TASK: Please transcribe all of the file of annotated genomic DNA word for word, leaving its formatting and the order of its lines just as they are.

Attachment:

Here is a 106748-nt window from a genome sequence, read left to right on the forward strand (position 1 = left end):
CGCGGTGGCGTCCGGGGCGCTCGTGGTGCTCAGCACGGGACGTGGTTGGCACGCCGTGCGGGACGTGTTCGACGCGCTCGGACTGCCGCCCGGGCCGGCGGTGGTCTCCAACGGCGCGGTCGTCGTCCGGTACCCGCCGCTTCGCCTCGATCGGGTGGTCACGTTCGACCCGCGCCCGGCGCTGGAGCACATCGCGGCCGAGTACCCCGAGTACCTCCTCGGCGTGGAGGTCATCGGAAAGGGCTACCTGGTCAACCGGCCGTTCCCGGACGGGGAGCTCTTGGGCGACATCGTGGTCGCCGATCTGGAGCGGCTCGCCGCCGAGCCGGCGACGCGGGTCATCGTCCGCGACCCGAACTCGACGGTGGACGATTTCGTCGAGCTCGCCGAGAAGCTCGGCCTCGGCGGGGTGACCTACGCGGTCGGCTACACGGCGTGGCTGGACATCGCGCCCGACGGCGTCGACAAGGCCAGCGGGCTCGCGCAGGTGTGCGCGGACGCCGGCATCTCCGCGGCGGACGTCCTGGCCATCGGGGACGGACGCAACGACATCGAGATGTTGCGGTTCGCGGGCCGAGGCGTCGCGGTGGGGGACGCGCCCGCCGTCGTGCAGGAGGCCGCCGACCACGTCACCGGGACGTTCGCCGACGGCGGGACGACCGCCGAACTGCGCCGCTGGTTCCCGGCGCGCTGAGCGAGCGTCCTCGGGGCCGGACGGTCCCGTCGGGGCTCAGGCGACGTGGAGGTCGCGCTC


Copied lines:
Here is a 106748-nt window from a genome sequence, read left to right on the forward strand (position 1 = left end):
CGCGGTGGCGTCCGGGGCGCTCGTGGTGCTCAGCACGGGACGTGGTTGGCACGCCGTGCGGGACGTGTTCGACGCGCTCGGACTGCCGCCCGGGCCGGCGGTGGTCTCCAACGGCGCGGTCGTCGTCCGGTACCCGCCGCTTCGCCTCGATCGGGTGGTCACGTTCGACCCGCGCCCGGCGCTGGAGCACATCGCGGCCGAGTACCCCGAGTACCTCCTCGGCGTGGAGGTCATCGGAAAGGGCTACCTGGTCAACCGGCCGTTCCCGGACGGGGAGCTCTTGGGCGACATCGTGGTCGCCGATCTGGAGCGGCTCGCCGCCGAGCCGGCGACGCGGGTCATCGTCCGCGACCCGAACTCGACGGTGGACGATTTCGTCGAGCTCGCCGAGAAGCTCGGCCTCGGCGGGGTGACCTACGCGGTCGGCTACACGGCGTGGCTGGACATCGCGCCCGACGGCGTCGACAAGGCCAGCGGGCTCGCGCAGGTGTGCGCGGACGCCGGCATCTCCGCGGCGGACGTCCTGGCCATCGGGGACGGACGCAACGACATCGAGATGTTGCGGTTCGCGGGCCGAGGCGTCGCGGTGGGGGACGCGCCCGCCGTCGTGCAGGAGGCCGCCGACCACGTCACCGGGACGTTCGCCGACGGCGGGACGACCGCCGAACTGCGCCGCTGGTTCCCGGCGCGCTGAGCGAGCGTCCTCGGGGCCGGACGGTCCCGTCGGGGCTCAGGCGACGTGGAGGTCGCGCTC